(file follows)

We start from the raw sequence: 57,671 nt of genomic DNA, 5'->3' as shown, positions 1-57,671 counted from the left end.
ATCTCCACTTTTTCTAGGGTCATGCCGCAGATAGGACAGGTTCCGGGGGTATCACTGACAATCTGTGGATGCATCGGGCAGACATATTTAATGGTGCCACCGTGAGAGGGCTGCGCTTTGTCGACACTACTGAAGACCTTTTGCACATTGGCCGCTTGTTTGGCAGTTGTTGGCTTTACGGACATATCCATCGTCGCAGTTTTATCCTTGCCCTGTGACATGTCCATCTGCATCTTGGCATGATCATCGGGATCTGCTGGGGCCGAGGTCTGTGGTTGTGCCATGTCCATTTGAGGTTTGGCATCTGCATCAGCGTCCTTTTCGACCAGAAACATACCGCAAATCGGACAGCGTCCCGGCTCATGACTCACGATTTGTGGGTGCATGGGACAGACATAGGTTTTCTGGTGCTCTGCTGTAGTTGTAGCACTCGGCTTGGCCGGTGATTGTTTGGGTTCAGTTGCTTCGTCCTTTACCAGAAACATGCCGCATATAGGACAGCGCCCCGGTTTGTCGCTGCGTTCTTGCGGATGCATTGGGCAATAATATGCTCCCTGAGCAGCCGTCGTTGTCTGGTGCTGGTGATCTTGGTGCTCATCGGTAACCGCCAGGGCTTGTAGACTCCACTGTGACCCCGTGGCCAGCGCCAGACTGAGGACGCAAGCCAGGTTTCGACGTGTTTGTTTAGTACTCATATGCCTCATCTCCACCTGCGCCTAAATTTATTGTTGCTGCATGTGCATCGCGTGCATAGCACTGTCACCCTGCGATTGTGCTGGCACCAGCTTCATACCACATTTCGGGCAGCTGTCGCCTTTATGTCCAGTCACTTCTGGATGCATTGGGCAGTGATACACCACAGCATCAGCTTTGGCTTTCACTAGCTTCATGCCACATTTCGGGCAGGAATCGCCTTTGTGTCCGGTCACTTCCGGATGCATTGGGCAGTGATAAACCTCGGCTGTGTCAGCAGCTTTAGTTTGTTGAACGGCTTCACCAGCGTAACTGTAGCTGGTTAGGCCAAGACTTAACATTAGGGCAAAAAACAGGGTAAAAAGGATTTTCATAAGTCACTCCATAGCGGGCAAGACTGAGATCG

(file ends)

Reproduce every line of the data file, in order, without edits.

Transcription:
We start from the raw sequence: 57,671 nt of genomic DNA, 5'->3' as shown, positions 1-57,671 counted from the left end.
ATCTCCACTTTTTCTAGGGTCATGCCGCAGATAGGACAGGTTCCGGGGGTATCACTGACAATCTGTGGATGCATCGGGCAGACATATTTAATGGTGCCACCGTGAGAGGGCTGCGCTTTGTCGACACTACTGAAGACCTTTTGCACATTGGCCGCTTGTTTGGCAGTTGTTGGCTTTACGGACATATCCATCGTCGCAGTTTTATCCTTGCCCTGTGACATGTCCATCTGCATCTTGGCATGATCATCGGGATCTGCTGGGGCCGAGGTCTGTGGTTGTGCCATGTCCATTTGAGGTTTGGCATCTGCATCAGCGTCCTTTTCGACCAGAAACATACCGCAAATCGGACAGCGTCCCGGCTCATGACTCACGATTTGTGGGTGCATGGGACAGACATAGGTTTTCTGGTGCTCTGCTGTAGTTGTAGCACTCGGCTTGGCCGGTGATTGTTTGGGTTCAGTTGCTTCGTCCTTTACCAGAAACATGCCGCATATAGGACAGCGCCCCGGTTTGTCGCTGCGTTCTTGCGGATGCATTGGGCAATAATATGCTCCCTGAGCAGCCGTCGTTGTCTGGTGCTGGTGATCTTGGTGCTCATCGGTAACCGCCAGGGCTTGTAGACTCCACTGTGACCCCGTGGCCAGCGCCAGACTGAGGACGCAAGCCAGGTTTCGACGTGTTTGTTTAGTACTCATATGCCTCATCTCCACCTGCGCCTAAATTTATTGTTGCTGCATGTGCATCGCGTGCATAGCACTGTCACCCTGCGATTGTGCTGGCACCAGCTTCATACCACATTTCGGGCAGCTGTCGCCTTTATGTCCAGTCACTTCTGGATGCATTGGGCAGTGATACACCACAGCATCAGCTTTGGCTTTCACTAGCTTCATGCCACATTTCGGGCAGGAATCGCCTTTGTGTCCGGTCACTTCCGGATGCATTGGGCAGTGATAAACCTCGGCTGTGTCAGCAGCTTTAGTTTGTTGAACGGCTTCACCAGCGTAACTGTAGCTGGTTAGGCCAAGACTTAACATTAGGGCAAAAAACAGGGTAAAAAGGATTTTCATAAGTCACTCCATAGCGGGCAAGACTGAGATCG